Moore and Kent, directors of the Berkeley-based X-plicit Players performance group, were charged with five counts under the anti-nudity ordinance. They were cited in July, November and December of last year for performing naked on Telegraph Ave. in Berkeley.
A legal controversy arose in the case because the pair were charged with infractions, despite the fact that the law is on the books as a misdemeanor. Infraction cases are heard only by a commissioner or judge and are not subject to trial with a jury.
Defense attorney Bill Simpich moved for dismissal of the case due to the improper presentation of the charges, and Greenberg ruled in his favor.
In September 1997, after the D.A.'s office had declined prosecution of nine consecutive citations, the Berkeley City Council held a closed meeting in which they discussed "the potential for litigation arising from the anti-nudity ordinance". Rumor has it that this meeting included discussion of the possibility of changing the anti-nudity ordinance from a misdemeanor to an infraction, as a way to prevent the X-plicit Players from presenting their next case to a possibly sympathetic jury.
In November and December 1997, Moore and Kent were cited again for their nude street performances. The citations were written as misdemeanors, and included court arraignment dates (infraction citations do not have associated court dates).
At the time of their December citation, the pair were also arrested and charged with failure to appear in court for citations they'd received in July. These charges had been explicitly dropped by the District Attorney's office, and appropriate records made, but somehow these records were invisible to the arresting officer. Life is full of mystery, isn't it?
Eventually, after a series of court hearings, the situation began to settle: the misdemeanor charges from July, dropped by the D.A.'s office, reincarnated as infraction charges. The misdemeanor charges from November and December, never having been filed with the D.A.'s office, appeared as infractions. The charges were brought together and trial scheduled for April 13.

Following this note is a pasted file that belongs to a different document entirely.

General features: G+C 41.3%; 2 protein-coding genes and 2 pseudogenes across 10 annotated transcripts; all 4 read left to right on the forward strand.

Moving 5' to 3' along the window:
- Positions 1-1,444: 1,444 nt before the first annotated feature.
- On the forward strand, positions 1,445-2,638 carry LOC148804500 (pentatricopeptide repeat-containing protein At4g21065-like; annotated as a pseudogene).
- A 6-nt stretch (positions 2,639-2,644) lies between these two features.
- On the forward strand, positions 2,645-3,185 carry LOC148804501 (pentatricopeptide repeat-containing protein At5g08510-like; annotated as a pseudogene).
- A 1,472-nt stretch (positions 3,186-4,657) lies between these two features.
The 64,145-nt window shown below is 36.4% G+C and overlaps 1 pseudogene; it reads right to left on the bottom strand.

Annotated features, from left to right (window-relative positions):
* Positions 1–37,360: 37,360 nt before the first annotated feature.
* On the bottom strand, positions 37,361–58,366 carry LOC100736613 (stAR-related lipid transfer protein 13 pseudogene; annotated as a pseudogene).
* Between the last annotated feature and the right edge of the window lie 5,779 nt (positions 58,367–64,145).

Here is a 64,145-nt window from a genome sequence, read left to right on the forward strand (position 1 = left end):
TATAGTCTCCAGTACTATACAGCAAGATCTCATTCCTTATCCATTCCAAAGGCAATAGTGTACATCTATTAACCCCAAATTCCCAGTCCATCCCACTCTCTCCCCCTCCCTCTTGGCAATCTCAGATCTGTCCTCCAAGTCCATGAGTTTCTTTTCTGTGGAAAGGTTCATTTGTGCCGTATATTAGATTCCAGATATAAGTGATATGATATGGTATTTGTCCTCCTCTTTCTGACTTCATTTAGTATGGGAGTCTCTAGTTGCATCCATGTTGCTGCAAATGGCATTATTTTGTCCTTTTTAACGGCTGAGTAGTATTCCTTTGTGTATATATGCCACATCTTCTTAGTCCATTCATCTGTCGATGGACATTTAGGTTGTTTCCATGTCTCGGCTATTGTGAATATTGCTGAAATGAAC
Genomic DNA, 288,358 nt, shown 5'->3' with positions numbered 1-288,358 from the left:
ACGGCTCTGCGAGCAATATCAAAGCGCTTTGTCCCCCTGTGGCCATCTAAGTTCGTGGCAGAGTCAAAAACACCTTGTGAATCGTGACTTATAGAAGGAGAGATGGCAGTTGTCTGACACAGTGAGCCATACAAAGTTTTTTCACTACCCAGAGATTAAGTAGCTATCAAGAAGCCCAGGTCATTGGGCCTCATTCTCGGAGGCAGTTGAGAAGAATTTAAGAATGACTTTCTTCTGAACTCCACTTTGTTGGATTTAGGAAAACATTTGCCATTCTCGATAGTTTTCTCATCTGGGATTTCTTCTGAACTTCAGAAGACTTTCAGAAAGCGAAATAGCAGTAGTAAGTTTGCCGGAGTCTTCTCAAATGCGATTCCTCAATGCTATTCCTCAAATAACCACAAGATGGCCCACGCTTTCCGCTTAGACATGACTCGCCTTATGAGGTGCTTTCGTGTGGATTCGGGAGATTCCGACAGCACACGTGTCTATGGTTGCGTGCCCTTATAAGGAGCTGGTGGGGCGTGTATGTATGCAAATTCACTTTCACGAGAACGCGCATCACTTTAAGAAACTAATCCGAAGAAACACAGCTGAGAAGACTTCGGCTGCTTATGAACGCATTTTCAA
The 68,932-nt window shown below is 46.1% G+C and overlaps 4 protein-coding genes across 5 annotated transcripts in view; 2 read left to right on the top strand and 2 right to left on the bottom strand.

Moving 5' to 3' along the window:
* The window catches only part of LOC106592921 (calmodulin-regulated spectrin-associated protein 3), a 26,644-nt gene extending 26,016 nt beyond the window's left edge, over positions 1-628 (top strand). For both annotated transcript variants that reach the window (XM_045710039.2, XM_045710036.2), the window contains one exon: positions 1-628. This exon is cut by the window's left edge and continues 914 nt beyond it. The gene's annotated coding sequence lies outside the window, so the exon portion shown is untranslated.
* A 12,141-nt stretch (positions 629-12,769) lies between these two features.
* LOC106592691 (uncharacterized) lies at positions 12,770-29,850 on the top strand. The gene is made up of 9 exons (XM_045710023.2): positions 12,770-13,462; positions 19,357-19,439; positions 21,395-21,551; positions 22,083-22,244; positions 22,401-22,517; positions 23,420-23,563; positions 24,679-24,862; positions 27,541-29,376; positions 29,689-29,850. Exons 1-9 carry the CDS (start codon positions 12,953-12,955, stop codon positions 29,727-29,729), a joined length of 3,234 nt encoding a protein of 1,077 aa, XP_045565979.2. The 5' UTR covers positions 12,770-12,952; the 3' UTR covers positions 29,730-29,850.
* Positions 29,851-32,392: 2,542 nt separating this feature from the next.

Meanwhile, someone got worried about the appropriateness of these infraction charges. Another closed meeting was scheduled for the City Council, but the press got wind of it and showed up with a lot of questions.
The closed meeting was canceled. City Attorney Manuela Albuquerque admitted that the anti-nudity ordinance couldn't be prosecuted as an infraction. The case was dismissed.
Some flavorful features of the case:
Someone must've had a lot of fun playing God...
The X-plicit Players have always claimed that there is widespread appreciation of public nudity in Berkeley. We believe that the great majority of local citizens are happy to accept the appearance of naked people in public. Popular support has sustained us through six years of legal battles, including five trials, all of which have been decided in our favor.
When the jury acquitted Deb Moore and Nina Shilling in October 1996, they spoke for the citizens of Berkeley. It seems the District Attorney's office heard their voice, because since that time they've refused to prosecute any of the citations filed against us.
We feel that local law should reflect the shared sensibilities of local citizens. The attempt to recast the anti-nudity ordinance as an infraction is a clear-cut attack on this idea. The whole point of the move is to exclude the voices of Berkeley citizens from the effects of the law. This must not happen.
The people of Berkeley have supported us, and we support them. We trust their judgments about the anti-nudity ordinance, and we are adamantly opposed to a legal maneuver aimed at excluding those judgments from the legal process.
We call upon everyone who cares about the just application of the anti-nudity ordinance to tell the City Council in no uncertain terms: Don't change the anti-nudity ordinance to an infraction. Hands off the juries!
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